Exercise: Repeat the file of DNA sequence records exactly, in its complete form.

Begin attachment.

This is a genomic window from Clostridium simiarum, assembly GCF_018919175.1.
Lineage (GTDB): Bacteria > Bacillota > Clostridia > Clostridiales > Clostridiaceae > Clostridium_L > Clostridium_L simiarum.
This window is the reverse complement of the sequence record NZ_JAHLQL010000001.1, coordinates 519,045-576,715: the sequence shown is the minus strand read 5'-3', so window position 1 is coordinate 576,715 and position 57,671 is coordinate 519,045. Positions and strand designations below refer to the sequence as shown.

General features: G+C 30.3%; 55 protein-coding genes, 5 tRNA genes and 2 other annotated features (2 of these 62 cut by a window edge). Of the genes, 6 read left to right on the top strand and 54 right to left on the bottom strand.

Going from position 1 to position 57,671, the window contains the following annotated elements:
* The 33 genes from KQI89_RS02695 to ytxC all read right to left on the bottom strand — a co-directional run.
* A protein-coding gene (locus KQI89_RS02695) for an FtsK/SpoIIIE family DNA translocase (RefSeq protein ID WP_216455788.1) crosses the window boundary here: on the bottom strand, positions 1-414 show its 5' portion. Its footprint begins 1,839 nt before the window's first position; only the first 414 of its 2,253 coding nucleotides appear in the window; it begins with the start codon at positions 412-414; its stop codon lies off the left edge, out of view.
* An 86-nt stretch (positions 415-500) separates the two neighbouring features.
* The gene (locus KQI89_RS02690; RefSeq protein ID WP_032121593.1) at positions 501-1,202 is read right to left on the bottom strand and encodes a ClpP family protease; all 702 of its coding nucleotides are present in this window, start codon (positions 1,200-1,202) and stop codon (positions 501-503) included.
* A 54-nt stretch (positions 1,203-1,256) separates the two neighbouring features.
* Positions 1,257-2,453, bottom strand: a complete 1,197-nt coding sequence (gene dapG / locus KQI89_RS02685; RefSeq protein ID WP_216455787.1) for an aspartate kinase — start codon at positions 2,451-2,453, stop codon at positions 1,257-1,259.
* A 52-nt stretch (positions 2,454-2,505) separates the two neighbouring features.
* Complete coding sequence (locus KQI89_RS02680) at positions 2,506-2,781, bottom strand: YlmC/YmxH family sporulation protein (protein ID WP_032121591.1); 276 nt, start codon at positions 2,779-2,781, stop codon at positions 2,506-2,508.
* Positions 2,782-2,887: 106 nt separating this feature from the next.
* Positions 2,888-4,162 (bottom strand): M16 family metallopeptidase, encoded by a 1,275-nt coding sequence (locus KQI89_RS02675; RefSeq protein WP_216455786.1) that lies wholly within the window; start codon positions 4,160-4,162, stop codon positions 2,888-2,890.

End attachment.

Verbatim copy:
This is a genomic window from Clostridium simiarum, assembly GCF_018919175.1.
Lineage (GTDB): Bacteria > Bacillota > Clostridia > Clostridiales > Clostridiaceae > Clostridium_L > Clostridium_L simiarum.
This window is the reverse complement of the sequence record NZ_JAHLQL010000001.1, coordinates 519,045-576,715: the sequence shown is the minus strand read 5'-3', so window position 1 is coordinate 576,715 and position 57,671 is coordinate 519,045. Positions and strand designations below refer to the sequence as shown.

General features: G+C 30.3%; 55 protein-coding genes, 5 tRNA genes and 2 other annotated features (2 of these 62 cut by a window edge). Of the genes, 6 read left to right on the top strand and 54 right to left on the bottom strand.

Going from position 1 to position 57,671, the window contains the following annotated elements:
* The 33 genes from KQI89_RS02695 to ytxC all read right to left on the bottom strand — a co-directional run.
* A protein-coding gene (locus KQI89_RS02695) for an FtsK/SpoIIIE family DNA translocase (RefSeq protein ID WP_216455788.1) crosses the window boundary here: on the bottom strand, positions 1-414 show its 5' portion. Its footprint begins 1,839 nt before the window's first position; only the first 414 of its 2,253 coding nucleotides appear in the window; it begins with the start codon at positions 412-414; its stop codon lies off the left edge, out of view.
* An 86-nt stretch (positions 415-500) separates the two neighbouring features.
* The gene (locus KQI89_RS02690; RefSeq protein ID WP_032121593.1) at positions 501-1,202 is read right to left on the bottom strand and encodes a ClpP family protease; all 702 of its coding nucleotides are present in this window, start codon (positions 1,200-1,202) and stop codon (positions 501-503) included.
* A 54-nt stretch (positions 1,203-1,256) separates the two neighbouring features.
* Positions 1,257-2,453, bottom strand: a complete 1,197-nt coding sequence (gene dapG / locus KQI89_RS02685; RefSeq protein ID WP_216455787.1) for an aspartate kinase — start codon at positions 2,451-2,453, stop codon at positions 1,257-1,259.
* A 52-nt stretch (positions 2,454-2,505) separates the two neighbouring features.
* Complete coding sequence (locus KQI89_RS02680) at positions 2,506-2,781, bottom strand: YlmC/YmxH family sporulation protein (protein ID WP_032121591.1); 276 nt, start codon at positions 2,779-2,781, stop codon at positions 2,506-2,508.
* Positions 2,782-2,887: 106 nt separating this feature from the next.
* Positions 2,888-4,162 (bottom strand): M16 family metallopeptidase, encoded by a 1,275-nt coding sequence (locus KQI89_RS02675; RefSeq protein WP_216455786.1) that lies wholly within the window; start codon positions 4,160-4,162, stop codon positions 2,888-2,890.